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(Charles-Louis de Secondat, baron de Montesquieu) French thinker (La Brède, Bordeaux, 1689 - Paris, 1755). Belonging to a family of nobility of toga, Montesquieu followed the family tradition to study right and become Director of the Parliament of Bordeaux (who chaired of 1716-1727). It sold office and devoted himself for four years to travel around Europe looking at the institutions and customs of each country; He was especially attracted by the British political model, whose virtues found additional arguments to criticize the absolute monarchy that reigned in the France of his time.
The baron de Montesquieu
The baron de Montesquieu
Montesquieu had already become famous with the publication of his Persian letters (1721), a sarcastic critique of society of the time, which earned him entry into the French Academy (1727). In 1748 he published his main work, the spirit of the laws, work of great impact (made 22 edits in the life of the author, as well as multiple translations into other languages). We must frame their thinking in the critical spirit of the French Enlightenment, with which he shared the principles of religious tolerance, aspiration to freedom and reporting of old institutions inhumane torture or slavery; but Montesquieu departed abstract rationalism and the deductive method from other philosophers illustrated to look for a more concrete, empirical, relativistic and skeptical knowledge.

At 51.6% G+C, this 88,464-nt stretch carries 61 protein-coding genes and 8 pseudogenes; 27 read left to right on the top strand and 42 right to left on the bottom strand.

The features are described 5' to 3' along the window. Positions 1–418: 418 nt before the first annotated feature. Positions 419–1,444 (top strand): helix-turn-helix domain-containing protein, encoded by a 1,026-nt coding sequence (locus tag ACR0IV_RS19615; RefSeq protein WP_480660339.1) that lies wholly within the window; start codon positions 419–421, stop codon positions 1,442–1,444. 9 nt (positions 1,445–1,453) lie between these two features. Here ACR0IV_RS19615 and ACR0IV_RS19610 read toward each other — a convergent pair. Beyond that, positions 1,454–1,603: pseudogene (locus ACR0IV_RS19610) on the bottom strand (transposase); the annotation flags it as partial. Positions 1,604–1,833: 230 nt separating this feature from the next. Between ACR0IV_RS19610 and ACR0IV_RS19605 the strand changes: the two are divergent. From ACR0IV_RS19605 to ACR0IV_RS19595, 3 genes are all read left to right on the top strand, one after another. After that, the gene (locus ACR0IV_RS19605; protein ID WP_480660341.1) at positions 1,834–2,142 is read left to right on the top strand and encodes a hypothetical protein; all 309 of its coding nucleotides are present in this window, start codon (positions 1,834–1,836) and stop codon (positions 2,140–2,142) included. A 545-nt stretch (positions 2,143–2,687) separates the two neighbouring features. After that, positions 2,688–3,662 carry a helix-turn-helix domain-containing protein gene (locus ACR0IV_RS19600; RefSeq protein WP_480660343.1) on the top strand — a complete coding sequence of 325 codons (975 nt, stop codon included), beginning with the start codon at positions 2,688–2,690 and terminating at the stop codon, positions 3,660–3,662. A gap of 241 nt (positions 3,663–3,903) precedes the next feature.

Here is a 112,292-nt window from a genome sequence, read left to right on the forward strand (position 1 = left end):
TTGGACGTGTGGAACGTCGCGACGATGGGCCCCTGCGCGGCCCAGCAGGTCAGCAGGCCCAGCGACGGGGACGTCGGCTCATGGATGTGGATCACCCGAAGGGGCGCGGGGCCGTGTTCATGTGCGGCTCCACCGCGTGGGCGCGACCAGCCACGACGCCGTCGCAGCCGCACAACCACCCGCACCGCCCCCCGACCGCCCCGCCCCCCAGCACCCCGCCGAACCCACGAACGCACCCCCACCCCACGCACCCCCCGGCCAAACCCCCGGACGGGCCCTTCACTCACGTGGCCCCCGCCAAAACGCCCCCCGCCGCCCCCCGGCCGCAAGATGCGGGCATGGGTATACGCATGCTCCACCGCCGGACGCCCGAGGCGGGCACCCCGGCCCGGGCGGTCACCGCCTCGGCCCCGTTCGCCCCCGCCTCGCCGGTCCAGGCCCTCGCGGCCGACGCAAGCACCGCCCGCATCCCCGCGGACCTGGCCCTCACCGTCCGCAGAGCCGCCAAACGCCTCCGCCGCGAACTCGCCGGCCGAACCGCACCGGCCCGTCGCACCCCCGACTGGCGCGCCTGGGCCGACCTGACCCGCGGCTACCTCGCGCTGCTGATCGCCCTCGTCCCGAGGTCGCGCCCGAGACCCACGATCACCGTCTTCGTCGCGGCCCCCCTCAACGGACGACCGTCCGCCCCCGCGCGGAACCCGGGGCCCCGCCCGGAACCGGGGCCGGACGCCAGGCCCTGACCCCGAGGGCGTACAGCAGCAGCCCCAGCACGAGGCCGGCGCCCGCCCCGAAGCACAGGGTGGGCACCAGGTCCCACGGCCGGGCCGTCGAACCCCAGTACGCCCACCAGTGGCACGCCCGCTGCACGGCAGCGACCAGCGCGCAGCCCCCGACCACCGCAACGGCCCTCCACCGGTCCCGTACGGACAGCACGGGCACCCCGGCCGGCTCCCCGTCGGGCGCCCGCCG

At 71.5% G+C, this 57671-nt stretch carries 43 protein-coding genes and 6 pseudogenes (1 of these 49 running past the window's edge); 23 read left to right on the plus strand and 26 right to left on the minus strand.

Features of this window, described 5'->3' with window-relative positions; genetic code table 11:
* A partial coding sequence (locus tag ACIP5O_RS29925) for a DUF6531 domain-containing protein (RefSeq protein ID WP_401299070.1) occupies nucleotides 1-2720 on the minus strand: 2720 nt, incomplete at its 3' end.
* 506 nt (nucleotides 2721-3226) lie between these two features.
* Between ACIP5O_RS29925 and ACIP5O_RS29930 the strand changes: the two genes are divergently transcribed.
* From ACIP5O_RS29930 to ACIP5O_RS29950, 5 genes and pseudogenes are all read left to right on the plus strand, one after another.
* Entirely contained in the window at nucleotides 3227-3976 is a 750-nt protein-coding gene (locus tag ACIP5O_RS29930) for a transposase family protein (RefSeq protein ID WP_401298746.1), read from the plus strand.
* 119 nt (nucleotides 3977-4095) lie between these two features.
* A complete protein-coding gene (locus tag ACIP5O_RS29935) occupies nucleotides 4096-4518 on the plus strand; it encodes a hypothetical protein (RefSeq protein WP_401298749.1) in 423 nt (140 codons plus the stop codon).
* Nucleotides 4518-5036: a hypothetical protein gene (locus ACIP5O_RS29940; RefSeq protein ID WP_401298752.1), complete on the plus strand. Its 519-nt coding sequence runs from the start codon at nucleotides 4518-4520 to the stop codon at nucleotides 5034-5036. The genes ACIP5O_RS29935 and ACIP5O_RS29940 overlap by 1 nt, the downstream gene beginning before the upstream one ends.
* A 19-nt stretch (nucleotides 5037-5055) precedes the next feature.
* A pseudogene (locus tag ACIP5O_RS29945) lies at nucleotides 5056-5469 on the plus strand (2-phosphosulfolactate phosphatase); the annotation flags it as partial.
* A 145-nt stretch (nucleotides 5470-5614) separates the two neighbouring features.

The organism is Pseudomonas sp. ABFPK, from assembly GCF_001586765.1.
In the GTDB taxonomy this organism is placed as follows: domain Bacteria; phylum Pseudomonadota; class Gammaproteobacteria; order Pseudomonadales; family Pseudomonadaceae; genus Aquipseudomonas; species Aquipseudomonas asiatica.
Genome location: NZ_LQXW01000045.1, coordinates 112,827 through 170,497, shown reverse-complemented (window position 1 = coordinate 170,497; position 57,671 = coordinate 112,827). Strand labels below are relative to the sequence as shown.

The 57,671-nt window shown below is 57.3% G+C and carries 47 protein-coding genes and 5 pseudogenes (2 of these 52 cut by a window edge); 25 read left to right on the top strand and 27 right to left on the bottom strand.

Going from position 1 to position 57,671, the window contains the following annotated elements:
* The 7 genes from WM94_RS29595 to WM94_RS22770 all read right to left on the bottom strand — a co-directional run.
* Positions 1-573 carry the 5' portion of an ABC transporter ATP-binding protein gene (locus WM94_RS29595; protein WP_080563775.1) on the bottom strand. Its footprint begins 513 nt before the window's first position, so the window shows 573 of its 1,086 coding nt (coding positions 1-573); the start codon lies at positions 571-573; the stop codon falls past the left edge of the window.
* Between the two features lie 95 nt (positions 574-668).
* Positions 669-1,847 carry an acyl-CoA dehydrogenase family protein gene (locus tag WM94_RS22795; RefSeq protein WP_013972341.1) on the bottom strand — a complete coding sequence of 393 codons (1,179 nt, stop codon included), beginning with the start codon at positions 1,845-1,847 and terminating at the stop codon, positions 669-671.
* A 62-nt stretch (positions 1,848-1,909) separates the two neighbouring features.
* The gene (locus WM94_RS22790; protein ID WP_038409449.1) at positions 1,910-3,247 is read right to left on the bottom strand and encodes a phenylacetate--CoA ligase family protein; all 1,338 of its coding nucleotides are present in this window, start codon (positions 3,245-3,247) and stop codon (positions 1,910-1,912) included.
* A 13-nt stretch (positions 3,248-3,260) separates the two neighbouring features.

In the spirit of the laws, Montesquieu elaborated a sociological theory of Government and law, showing that the structure of both depends on the conditions where every town live: as a result, to create a stable political system had to take into account the economic development of the country, its customs and traditions, and even geographical and climatic determinants.
Of the various political models defined, Montesquieu assimilated the France of Louis XV - once removed the parliaments- despotism, which rested on the fear of the subjects; He instead praised the Republic, built on the civic virtue of the people who he identified with an idealized image of Republican Rome; but, equidistant from both, it defined the monarchy as a system in which freedom was also possible, but not as a result of a hardly achievable civic virtue, but the division of powers and the existence of intermediate - such as the clergy and nobility powers - that limit the ambitions of the Prince.
It was that model, which identified with England, which Montesquieu wanted to apply in France, to understand what appropriate to their national circumstances. The same key would be the division of Executive, legislative and judicial powers, including establishing a system of balances that prevented that none could degenerate into despotism.
Since the Constitution of the United States captured in writing such principles, the work of Montesquieu exerted a decisive influence on Liberals who staged the French Revolution of 1789 and the subsequent construction of constitutional regimes throughout Europe, becoming a dogma of constitutional law that has survived to this day. But, along with this innovative component, can not forget the conservative nature of the limited monarchy proposed by Montesquieu, which sought to safeguard the declining power of the groups privileged (such as nobility, to which he himself belonged), advising, for example, its exclusive representation in one of the two chambers of Parliament.